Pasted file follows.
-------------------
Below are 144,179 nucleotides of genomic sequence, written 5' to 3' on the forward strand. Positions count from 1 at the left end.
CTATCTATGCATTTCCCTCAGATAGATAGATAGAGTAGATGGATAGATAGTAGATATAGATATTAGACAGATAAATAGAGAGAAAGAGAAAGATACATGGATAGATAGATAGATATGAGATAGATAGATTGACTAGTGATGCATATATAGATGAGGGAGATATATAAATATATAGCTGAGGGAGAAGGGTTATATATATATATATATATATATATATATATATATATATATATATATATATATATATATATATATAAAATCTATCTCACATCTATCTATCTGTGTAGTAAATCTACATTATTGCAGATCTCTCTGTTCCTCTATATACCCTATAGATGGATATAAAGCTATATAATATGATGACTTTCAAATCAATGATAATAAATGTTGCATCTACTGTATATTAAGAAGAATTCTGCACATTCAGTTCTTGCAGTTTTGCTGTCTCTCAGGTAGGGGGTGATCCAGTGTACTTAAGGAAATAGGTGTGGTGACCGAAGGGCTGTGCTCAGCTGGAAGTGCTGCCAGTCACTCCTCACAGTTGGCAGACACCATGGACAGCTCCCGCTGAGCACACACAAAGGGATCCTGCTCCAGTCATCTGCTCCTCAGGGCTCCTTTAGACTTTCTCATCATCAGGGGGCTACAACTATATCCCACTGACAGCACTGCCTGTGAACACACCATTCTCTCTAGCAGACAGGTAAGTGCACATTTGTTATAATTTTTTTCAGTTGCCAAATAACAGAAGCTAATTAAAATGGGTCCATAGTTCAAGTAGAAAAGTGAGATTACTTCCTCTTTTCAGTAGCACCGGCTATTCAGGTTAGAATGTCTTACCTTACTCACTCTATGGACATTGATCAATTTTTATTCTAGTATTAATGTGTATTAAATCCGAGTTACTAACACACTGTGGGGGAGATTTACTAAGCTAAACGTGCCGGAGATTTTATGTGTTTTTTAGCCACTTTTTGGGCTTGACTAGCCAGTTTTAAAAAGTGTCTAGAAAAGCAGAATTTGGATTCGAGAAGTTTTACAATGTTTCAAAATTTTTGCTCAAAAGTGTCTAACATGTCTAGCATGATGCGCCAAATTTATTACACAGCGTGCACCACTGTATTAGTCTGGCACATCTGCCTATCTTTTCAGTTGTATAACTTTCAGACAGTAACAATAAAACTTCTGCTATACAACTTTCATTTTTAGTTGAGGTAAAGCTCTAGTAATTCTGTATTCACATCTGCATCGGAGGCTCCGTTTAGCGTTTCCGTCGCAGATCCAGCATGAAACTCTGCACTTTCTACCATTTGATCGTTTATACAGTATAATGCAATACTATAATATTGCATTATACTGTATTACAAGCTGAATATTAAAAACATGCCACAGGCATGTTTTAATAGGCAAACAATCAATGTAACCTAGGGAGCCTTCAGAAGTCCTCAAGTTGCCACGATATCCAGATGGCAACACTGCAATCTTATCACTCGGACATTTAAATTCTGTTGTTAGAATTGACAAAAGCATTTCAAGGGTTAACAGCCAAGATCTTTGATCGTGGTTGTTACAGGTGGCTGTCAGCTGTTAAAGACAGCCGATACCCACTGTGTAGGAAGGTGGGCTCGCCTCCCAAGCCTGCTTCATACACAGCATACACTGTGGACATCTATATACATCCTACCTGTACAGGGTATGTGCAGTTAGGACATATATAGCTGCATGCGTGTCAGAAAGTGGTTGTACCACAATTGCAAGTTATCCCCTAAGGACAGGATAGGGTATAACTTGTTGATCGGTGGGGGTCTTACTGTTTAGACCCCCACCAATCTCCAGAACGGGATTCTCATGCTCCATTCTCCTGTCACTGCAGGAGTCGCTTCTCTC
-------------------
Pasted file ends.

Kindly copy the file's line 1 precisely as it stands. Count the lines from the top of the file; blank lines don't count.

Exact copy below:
Below are 144,179 nucleotides of genomic sequence, written 5' to 3' on the forward strand. Positions count from 1 at the left end.